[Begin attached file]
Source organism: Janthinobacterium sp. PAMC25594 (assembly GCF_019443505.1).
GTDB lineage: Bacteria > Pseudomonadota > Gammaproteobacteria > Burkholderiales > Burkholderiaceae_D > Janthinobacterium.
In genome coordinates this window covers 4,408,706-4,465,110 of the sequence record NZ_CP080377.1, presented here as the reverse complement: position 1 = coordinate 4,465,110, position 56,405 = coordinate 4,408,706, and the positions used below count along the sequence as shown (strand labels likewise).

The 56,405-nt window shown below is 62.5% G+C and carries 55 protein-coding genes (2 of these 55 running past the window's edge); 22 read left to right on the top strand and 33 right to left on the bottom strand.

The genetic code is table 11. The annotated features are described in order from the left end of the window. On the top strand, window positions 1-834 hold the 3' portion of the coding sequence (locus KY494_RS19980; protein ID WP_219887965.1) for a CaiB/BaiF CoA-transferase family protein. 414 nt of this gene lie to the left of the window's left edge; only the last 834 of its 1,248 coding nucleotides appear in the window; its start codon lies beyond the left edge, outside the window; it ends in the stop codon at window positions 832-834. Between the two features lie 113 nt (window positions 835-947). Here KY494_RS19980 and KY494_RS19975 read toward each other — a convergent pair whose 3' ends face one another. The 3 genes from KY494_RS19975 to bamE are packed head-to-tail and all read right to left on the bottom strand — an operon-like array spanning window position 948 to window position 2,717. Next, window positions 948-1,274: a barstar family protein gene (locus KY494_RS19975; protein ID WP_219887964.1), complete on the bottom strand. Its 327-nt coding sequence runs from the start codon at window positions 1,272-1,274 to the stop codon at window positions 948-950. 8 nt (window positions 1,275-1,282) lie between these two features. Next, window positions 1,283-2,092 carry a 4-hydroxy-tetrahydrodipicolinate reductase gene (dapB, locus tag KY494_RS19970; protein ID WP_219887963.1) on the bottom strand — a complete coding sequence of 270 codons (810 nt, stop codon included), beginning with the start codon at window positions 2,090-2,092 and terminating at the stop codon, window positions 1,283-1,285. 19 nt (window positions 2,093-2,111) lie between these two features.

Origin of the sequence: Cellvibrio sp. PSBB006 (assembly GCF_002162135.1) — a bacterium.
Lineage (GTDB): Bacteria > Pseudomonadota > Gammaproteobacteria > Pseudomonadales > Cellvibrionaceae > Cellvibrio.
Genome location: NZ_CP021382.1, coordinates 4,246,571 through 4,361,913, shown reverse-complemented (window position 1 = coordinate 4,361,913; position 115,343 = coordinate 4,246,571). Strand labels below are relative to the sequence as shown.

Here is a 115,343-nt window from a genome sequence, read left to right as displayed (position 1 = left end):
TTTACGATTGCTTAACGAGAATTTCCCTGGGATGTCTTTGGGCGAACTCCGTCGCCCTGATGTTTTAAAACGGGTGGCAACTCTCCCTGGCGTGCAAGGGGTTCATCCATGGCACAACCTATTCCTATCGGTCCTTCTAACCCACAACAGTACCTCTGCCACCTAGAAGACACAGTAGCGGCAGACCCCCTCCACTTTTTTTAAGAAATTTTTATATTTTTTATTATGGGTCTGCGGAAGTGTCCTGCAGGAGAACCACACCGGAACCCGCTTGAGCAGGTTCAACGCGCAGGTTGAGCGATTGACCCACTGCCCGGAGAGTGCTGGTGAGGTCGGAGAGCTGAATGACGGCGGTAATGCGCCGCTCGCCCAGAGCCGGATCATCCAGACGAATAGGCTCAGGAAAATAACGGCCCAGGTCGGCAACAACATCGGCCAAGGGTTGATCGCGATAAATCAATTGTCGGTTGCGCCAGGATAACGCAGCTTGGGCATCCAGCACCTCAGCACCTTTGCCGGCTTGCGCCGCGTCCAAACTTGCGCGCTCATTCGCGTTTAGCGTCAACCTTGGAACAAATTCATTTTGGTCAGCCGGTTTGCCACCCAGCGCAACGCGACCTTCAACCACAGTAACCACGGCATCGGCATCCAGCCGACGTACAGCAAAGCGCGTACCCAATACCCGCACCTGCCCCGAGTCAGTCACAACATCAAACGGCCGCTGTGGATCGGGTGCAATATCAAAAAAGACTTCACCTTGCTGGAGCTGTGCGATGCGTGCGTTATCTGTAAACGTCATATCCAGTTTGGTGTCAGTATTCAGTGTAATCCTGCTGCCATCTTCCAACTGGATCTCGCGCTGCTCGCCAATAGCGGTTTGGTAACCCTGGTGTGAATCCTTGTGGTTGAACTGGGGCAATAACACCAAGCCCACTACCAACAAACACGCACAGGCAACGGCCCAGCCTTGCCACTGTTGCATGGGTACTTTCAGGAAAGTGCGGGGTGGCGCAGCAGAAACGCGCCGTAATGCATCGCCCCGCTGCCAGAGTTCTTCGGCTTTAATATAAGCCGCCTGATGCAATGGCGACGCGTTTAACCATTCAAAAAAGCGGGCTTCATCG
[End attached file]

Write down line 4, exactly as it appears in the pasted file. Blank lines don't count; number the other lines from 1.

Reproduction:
The 56,405-nt window shown below is 62.5% G+C and carries 55 protein-coding genes (2 of these 55 running past the window's edge); 22 read left to right on the top strand and 33 right to left on the bottom strand.